Vandalism prompts early closing for 2 of Vernon's $127K super-loos | iNFOnews | Thompson-Okanagan's News Source

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Vandalism prompts early closing for 2 of Vernon's $127K super-loos

Inside the new loo.
February 23, 2021 - 5:00 PM

After spending almost $400,000 on three 24-hour super-sturdy vandal-resistant washrooms, Vernon council has decided to keep only one of them open 24-7 – due to vandalism.

And not everyone was in favour of that.

Councillor Dalvir Nahal argued that all the washrooms should be closed overnight because she has received plenty of complaints from residents saying they couldn't use them due to vandalism.

"It's not doing what it's supposed to," Coun. Nahal said. "It's just like with children, if you abuse it, you lose it."

Coun. Nahal's push to close the washrooms overnight was supported by Coun. Akbal Mund but didn't sit well with Coun. Kelly Fehr.

"Taking away bathrooms for those who don't have homes I think is absolutely inhumane," Coun. Fehr told council's Feb. 22 meeting.

The issue of the washrooms' closing times has been widely debated by council since the first $127,000 vandal-resident toilet opened in downtown Vernon in October 2019. Two more 24-7 loos were added in the spring of 2020 taking the total price tag to $380,000. On top of this, the washrooms cost roughly $90,000 in regular maintenance and in 2020 the City spent $42,000 dealing with more than 50 acts of vandalism.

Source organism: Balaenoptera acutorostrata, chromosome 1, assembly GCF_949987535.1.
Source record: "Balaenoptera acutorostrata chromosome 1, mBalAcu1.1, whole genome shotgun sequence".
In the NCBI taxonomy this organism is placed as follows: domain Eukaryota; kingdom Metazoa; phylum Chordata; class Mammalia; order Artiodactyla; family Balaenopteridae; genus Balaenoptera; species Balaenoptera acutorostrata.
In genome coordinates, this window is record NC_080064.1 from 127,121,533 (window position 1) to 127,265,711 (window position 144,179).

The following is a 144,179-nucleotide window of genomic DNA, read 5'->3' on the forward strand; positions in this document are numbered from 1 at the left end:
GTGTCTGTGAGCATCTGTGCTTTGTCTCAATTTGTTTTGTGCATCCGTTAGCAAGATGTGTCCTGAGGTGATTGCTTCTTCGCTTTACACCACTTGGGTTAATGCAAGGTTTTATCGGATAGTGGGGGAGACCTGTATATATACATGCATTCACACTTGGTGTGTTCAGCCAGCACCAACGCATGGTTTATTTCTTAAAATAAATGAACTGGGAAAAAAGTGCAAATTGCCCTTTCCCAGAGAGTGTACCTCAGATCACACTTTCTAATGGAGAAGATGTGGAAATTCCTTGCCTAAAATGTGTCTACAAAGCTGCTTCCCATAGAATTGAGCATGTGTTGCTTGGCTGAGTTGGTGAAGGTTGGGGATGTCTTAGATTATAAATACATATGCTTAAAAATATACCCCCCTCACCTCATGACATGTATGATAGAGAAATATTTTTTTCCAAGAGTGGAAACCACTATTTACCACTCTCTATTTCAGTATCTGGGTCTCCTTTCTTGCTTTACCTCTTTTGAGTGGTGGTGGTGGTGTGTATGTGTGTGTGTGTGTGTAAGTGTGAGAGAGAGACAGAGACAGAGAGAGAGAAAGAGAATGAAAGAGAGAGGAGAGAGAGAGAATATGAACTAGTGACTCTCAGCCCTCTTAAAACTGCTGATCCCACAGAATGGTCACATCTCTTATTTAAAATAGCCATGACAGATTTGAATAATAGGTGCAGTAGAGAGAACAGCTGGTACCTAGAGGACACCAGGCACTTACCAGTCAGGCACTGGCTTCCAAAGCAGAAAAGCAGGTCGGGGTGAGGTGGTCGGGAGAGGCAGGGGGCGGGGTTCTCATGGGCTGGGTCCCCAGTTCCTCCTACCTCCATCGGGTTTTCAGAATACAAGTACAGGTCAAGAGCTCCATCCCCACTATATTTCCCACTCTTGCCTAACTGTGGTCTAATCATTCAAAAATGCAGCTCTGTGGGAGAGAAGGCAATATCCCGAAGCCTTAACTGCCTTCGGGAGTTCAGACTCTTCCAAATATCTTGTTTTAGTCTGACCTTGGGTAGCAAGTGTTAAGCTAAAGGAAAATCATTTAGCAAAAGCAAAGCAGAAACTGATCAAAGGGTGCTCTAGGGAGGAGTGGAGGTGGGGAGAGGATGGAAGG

The proposal for the open-all-hours washroom was originally pitched in 2018 following multiple complaints from business owners that homeless people were defecating in their doorways.

Coun. Brian Quiring told council that since the washrooms opened he'd seen fewer issues at the back of his downtown office building.

A letter from the Downtown Vernon Association also says businesses have reported a decrease in human waste found around their businesses.

However, contrary to this, the Downtown Vernon Association still calls for the washrooms to be closed at 10 p.m.

Coun. Fehr accused the Downtown Vernon Association of discriminating against people in poverty.

"They are not calling for washroom closures when customers or consumers are present, only when washrooms are predominantly used by people in extreme poverty," Coun. Fehr said. "I think a vote to close the washrooms at night is a clear message that consumers are more important than people in extreme poverty."

The ordinarily mild-mannered councillor said he was "pleading" with council not to close the washrooms overnight.

Following more than 30 minutes of debate, council voted to keep the washroom at 30 Avenue and 30 Street open 24/7 and close the other two by the transit loop from 10 p.m. to 7 p.m.

While mitigating the vandalism issue with extra security was discussed by council, the idea wasn't pursued.

Image Credit: City of Vernon

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